1. Talk with your child. Find out why he or she is bullying others. You might explore how your child is feeling about himself or herself, ask if he or she is being bullied by someone else, and invite discussion about bullying. Find out if your child’s friends are also bullying. Ask how you can help.
  2. Confirm that your child’s behavior is bullying and not the result of a disability. Sometimes, children with disabilities bully other children. Other times, children with certain behavioral disorders or limited social skills may act in ways that are mistaken for bullying.
  3. Whether the behavior is intentional bullying or is due to a disability, it still needs to be addressed. If your child with a disability is bullying, you may want to include bullying prevention goals in his or her Individualized Education Program (IEP).
  4. Teach empathy, respect, and compassion. Children who bully often lack awareness of how others feel. Try to understand your child’s feelings, and help your child appreciate how others feel when they are bullied. Let your child know that everyone has feelings and that feelings matter.
  5. Make your expectations clear. Let your child know that bullying is not okay under any circumstances and that you will not tolerate it. Take immediate action if you learn that he or she is involved in a bullying incident.
  6. Provide clear, consistent consequences for bullying. Be specific about what will happen if the bullying continues.  Try to find meaningful consequences, such as loss of privileges or a face-to-face meeting with the child being bullied.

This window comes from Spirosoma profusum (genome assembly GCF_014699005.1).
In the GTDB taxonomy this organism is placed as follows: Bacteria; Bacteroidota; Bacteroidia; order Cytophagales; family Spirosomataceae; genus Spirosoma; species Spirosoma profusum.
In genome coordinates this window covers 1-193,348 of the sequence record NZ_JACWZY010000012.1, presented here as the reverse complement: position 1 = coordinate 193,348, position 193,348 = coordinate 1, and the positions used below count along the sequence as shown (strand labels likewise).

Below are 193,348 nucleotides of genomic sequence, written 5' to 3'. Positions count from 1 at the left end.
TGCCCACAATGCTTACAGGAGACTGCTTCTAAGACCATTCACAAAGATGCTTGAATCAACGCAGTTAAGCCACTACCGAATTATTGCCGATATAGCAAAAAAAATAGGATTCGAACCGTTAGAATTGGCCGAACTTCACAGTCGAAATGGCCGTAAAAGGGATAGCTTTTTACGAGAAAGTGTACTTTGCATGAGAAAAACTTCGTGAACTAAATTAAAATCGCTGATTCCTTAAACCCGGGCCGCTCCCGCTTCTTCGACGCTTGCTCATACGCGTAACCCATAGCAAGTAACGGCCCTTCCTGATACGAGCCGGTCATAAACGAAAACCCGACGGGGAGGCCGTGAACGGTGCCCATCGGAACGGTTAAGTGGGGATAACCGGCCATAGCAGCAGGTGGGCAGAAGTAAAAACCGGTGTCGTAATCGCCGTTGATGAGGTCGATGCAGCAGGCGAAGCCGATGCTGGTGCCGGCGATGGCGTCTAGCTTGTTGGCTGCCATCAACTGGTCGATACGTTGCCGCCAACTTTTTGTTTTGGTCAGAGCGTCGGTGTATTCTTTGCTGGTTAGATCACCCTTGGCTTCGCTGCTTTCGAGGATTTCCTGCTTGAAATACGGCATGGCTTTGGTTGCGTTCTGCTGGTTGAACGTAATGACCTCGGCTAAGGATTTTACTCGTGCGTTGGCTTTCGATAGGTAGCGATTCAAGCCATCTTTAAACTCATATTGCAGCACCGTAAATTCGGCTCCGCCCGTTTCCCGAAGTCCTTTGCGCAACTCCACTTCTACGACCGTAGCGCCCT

7. Teach by example. Model nonviolent behavior and encourage cooperative, noncompetitive play. Help your child learn different ways to resolve conflict and deal with feelings such as anger, insecurity, or frustration.  Teach and reward appropriate behavior.
  8. Role play. Help your child practice different ways of handling situations. You can take turns playing the part of the child who does the bullying and the one who is bullied. Doing so will help your child understand what it’s like to be in the other person’s shoes.
  9. Provide positive feedback. When your child handles conflict well, shows compassion for others, or finds a positive way to deal with feelings, provide praise and recognition. Positive reinforcement goes a long way toward improving behavior. It is more effective than punishment.
  10. Be realistic. It takes time to change behavior. Be patient as your child learns new ways of handling feelings and conflict. Keep your love and support visible.
  11. Seek help. Your child’s doctor, teacher, school principal, school social worker, or a psychologist can help you and your child learn how to understand and deal with bullying behavior. Ask if your school offers a bullying prevention program. Bullying hurts everyone.  Parents can play a significant role in stopping the behavior, and the rewards will be immeasurable for all.

© 2005 PACER Center, Inc.  Reprinted with permission.